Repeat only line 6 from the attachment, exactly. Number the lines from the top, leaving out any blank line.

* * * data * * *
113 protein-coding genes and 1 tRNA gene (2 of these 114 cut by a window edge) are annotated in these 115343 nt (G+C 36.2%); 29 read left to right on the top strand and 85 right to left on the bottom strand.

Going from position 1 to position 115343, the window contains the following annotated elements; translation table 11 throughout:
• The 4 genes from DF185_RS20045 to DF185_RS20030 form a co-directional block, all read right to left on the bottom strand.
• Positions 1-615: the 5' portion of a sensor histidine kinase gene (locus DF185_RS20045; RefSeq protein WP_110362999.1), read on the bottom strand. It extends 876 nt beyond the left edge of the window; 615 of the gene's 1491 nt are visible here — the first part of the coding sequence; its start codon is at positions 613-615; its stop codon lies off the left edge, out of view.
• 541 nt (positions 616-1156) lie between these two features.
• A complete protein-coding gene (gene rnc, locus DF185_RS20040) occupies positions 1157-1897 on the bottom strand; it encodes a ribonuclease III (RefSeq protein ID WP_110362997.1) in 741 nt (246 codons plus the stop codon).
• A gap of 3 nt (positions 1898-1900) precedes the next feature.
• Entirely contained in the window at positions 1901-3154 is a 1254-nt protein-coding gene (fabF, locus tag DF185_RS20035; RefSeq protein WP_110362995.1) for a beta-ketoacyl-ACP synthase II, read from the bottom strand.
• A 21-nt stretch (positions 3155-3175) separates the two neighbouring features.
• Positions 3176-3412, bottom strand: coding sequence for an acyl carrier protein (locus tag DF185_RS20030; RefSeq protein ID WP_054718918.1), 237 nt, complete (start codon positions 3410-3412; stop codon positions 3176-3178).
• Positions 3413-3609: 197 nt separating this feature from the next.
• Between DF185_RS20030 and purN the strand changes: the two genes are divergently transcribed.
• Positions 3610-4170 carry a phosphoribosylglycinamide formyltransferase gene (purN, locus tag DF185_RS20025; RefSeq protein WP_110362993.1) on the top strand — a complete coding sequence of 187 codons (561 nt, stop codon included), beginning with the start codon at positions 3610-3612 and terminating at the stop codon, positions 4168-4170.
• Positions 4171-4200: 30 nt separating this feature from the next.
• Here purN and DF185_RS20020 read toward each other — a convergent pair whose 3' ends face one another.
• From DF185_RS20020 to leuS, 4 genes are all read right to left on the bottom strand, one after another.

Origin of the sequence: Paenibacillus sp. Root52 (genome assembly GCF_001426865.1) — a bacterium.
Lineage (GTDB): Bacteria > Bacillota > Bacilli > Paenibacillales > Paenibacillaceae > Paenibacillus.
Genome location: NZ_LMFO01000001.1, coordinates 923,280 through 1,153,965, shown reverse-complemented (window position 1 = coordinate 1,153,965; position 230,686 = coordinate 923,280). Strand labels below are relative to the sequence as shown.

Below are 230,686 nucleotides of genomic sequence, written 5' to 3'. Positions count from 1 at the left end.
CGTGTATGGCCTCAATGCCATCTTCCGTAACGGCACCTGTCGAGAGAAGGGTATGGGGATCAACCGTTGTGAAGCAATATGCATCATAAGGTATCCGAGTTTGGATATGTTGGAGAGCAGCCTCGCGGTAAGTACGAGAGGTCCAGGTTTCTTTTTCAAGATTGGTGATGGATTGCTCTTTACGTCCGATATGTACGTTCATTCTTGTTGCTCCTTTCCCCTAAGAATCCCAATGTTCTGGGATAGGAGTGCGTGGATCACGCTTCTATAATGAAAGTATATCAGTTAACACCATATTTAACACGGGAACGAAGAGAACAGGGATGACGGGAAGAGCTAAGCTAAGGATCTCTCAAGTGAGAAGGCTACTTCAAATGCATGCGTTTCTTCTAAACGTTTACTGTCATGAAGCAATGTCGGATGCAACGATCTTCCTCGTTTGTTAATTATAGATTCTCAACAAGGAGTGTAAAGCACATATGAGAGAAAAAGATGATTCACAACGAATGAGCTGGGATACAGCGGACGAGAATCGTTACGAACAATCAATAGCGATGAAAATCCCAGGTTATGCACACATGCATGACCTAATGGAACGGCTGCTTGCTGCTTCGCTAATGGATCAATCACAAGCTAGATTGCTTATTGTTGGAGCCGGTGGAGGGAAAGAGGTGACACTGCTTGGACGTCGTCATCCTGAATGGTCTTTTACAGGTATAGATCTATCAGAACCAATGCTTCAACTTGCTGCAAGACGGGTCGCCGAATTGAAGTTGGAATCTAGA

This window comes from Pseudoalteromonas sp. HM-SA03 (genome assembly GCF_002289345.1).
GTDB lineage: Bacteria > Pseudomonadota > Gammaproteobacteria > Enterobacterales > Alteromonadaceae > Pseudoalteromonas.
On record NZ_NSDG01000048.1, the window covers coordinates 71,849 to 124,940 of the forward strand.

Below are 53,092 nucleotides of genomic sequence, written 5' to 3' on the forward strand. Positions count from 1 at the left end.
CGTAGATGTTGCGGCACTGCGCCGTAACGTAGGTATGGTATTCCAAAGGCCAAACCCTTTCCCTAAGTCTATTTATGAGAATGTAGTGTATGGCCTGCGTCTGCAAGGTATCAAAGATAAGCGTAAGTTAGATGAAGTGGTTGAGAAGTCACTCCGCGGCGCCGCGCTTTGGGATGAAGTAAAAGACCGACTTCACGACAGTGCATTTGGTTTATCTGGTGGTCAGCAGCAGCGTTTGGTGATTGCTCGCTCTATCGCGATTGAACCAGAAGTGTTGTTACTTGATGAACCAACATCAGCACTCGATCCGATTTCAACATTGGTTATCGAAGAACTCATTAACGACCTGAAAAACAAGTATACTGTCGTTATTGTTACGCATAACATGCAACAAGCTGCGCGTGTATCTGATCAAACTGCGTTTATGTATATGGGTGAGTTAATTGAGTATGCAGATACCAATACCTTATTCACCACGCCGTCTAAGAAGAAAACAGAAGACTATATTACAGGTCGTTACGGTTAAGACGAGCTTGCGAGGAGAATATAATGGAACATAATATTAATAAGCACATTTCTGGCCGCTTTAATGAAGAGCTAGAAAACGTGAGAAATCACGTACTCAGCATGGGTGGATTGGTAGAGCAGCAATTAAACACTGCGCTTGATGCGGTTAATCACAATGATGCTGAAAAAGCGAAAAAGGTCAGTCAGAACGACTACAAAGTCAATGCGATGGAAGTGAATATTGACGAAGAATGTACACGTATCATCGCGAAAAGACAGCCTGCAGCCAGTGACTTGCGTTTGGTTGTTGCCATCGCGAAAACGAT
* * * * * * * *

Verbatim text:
• A complete protein-coding gene (gene rnc, locus DF185_RS20040) occupies positions 1157-1897 on the bottom strand; it encodes a ribonuclease III (RefSeq protein ID WP_110362997.1) in 741 nt (246 codons plus the stop codon).